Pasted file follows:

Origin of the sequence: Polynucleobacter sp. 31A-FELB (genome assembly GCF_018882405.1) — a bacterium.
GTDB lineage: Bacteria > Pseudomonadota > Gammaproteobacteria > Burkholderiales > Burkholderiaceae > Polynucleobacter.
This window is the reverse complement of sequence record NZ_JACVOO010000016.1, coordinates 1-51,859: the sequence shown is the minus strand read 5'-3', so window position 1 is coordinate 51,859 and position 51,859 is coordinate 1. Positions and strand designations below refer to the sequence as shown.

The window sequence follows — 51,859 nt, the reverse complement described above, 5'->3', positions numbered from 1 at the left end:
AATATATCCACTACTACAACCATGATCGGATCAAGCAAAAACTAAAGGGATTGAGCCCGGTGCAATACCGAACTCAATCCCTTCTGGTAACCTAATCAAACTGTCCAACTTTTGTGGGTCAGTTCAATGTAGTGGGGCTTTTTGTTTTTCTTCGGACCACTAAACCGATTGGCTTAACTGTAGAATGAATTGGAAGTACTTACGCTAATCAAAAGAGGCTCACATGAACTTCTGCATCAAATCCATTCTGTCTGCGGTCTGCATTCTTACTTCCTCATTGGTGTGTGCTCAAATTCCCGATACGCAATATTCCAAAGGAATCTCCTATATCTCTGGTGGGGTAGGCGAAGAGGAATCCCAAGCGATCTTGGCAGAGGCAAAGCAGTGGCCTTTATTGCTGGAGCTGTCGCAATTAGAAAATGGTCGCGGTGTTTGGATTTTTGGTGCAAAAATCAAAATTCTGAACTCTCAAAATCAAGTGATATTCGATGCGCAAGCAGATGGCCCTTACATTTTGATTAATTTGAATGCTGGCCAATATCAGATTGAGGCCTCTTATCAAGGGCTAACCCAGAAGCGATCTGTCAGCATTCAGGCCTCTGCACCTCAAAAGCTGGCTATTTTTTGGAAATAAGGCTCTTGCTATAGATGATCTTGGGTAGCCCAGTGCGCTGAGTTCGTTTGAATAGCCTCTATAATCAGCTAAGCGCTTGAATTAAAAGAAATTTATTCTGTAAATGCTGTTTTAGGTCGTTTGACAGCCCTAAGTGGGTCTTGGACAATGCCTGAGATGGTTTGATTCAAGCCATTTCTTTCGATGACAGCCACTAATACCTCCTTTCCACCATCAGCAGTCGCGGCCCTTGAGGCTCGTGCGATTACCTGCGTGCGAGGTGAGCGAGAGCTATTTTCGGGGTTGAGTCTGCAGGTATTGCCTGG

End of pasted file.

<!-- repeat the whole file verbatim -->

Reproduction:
Origin of the sequence: Polynucleobacter sp. 31A-FELB (genome assembly GCF_018882405.1) — a bacterium.
GTDB lineage: Bacteria > Pseudomonadota > Gammaproteobacteria > Burkholderiales > Burkholderiaceae > Polynucleobacter.
This window is the reverse complement of sequence record NZ_JACVOO010000016.1, coordinates 1-51,859: the sequence shown is the minus strand read 5'-3', so window position 1 is coordinate 51,859 and position 51,859 is coordinate 1. Positions and strand designations below refer to the sequence as shown.

The window sequence follows — 51,859 nt, the reverse complement described above, 5'->3', positions numbered from 1 at the left end:
AATATATCCACTACTACAACCATGATCGGATCAAGCAAAAACTAAAGGGATTGAGCCCGGTGCAATACCGAACTCAATCCCTTCTGGTAACCTAATCAAACTGTCCAACTTTTGTGGGTCAGTTCAATGTAGTGGGGCTTTTTGTTTTTCTTCGGACCACTAAACCGATTGGCTTAACTGTAGAATGAATTGGAAGTACTTACGCTAATCAAAAGAGGCTCACATGAACTTCTGCATCAAATCCATTCTGTCTGCGGTCTGCATTCTTACTTCCTCATTGGTGTGTGCTCAAATTCCCGATACGCAATATTCCAAAGGAATCTCCTATATCTCTGGTGGGGTAGGCGAAGAGGAATCCCAAGCGATCTTGGCAGAGGCAAAGCAGTGGCCTTTATTGCTGGAGCTGTCGCAATTAGAAAATGGTCGCGGTGTTTGGATTTTTGGTGCAAAAATCAAAATTCTGAACTCTCAAAATCAAGTGATATTCGATGCGCAAGCAGATGGCCCTTACATTTTGATTAATTTGAATGCTGGCCAATATCAGATTGAGGCCTCTTATCAAGGGCTAACCCAGAAGCGATCTGTCAGCATTCAGGCCTCTGCACCTCAAAAGCTGGCTATTTTTTGGAAATAAGGCTCTTGCTATAGATGATCTTGGGTAGCCCAGTGCGCTGAGTTCGTTTGAATAGCCTCTATAATCAGCTAAGCGCTTGAATTAAAAGAAATTTATTCTGTAAATGCTGTTTTAGGTCGTTTGACAGCCCTAAGTGGGTCTTGGACAATGCCTGAGATGGTTTGATTCAAGCCATTTCTTTCGATGACAGCCACTAATACCTCCTTTCCACCATCAGCAGTCGCGGCCCTTGAGGCTCGTGCGATTACCTGCGTGCGAGGTGAGCGAGAGCTATTTTCGGGGTTGAGTCTGCAGGTATTGCCTGG